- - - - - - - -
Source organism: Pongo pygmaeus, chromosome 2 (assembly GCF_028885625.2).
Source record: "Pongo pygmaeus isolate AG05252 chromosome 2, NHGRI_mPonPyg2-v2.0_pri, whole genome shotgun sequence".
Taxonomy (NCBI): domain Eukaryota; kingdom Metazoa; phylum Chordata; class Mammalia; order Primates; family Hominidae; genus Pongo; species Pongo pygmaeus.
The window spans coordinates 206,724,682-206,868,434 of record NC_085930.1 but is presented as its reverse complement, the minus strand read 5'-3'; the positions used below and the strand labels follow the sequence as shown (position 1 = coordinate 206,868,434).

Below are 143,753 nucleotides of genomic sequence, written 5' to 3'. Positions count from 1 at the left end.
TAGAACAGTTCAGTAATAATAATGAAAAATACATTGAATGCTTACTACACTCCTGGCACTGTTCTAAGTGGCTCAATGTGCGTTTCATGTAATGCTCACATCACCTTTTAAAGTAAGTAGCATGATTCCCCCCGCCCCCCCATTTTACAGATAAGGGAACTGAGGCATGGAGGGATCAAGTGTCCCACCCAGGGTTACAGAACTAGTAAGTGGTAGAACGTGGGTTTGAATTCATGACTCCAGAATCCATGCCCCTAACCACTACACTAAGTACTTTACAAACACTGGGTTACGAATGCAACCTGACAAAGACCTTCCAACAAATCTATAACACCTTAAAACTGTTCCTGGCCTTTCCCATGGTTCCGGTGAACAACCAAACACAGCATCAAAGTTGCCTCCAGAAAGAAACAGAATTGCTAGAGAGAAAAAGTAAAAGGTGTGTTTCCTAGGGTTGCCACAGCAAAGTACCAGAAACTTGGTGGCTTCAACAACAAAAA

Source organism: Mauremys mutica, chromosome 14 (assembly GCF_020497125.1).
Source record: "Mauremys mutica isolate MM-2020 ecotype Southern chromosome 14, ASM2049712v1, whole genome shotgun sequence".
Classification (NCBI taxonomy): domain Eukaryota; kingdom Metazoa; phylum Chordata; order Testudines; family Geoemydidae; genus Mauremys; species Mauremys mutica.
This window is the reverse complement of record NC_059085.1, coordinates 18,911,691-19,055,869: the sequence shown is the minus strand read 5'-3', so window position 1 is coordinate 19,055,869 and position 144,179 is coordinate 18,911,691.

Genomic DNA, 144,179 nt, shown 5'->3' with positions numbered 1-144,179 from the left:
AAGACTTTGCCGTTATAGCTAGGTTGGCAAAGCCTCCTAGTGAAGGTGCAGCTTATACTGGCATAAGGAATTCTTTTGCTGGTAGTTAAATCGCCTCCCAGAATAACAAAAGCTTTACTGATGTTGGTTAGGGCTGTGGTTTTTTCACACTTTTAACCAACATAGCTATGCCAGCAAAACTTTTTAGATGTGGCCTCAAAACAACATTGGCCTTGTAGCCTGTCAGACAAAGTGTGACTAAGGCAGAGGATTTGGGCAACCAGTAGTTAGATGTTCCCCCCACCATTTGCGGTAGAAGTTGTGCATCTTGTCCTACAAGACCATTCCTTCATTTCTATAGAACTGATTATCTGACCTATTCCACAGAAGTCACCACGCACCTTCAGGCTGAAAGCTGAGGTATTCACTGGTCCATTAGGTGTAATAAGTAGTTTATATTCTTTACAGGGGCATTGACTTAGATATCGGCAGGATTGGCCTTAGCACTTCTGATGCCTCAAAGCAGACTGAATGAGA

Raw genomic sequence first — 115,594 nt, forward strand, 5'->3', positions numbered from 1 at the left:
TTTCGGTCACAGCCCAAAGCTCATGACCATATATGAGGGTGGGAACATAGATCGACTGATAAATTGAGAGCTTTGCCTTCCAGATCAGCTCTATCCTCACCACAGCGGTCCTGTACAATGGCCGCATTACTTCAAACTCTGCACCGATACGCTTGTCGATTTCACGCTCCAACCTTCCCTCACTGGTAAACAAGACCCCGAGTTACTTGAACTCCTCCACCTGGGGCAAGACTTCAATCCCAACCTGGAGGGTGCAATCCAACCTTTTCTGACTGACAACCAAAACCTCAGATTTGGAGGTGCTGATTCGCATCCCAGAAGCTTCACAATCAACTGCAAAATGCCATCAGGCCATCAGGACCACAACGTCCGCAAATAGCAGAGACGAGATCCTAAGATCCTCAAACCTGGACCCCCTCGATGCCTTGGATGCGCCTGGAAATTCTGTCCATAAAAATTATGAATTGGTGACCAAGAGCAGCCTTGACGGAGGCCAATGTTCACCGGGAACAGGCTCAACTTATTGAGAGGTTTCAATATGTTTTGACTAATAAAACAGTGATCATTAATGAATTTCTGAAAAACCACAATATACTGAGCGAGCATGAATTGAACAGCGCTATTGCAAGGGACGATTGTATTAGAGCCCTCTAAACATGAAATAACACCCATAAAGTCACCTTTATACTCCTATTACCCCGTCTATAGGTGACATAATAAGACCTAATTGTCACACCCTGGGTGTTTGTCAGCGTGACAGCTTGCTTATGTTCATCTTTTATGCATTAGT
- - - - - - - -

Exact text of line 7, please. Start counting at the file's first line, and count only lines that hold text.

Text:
Source organism: Mauremys mutica, chromosome 14 (assembly GCF_020497125.1).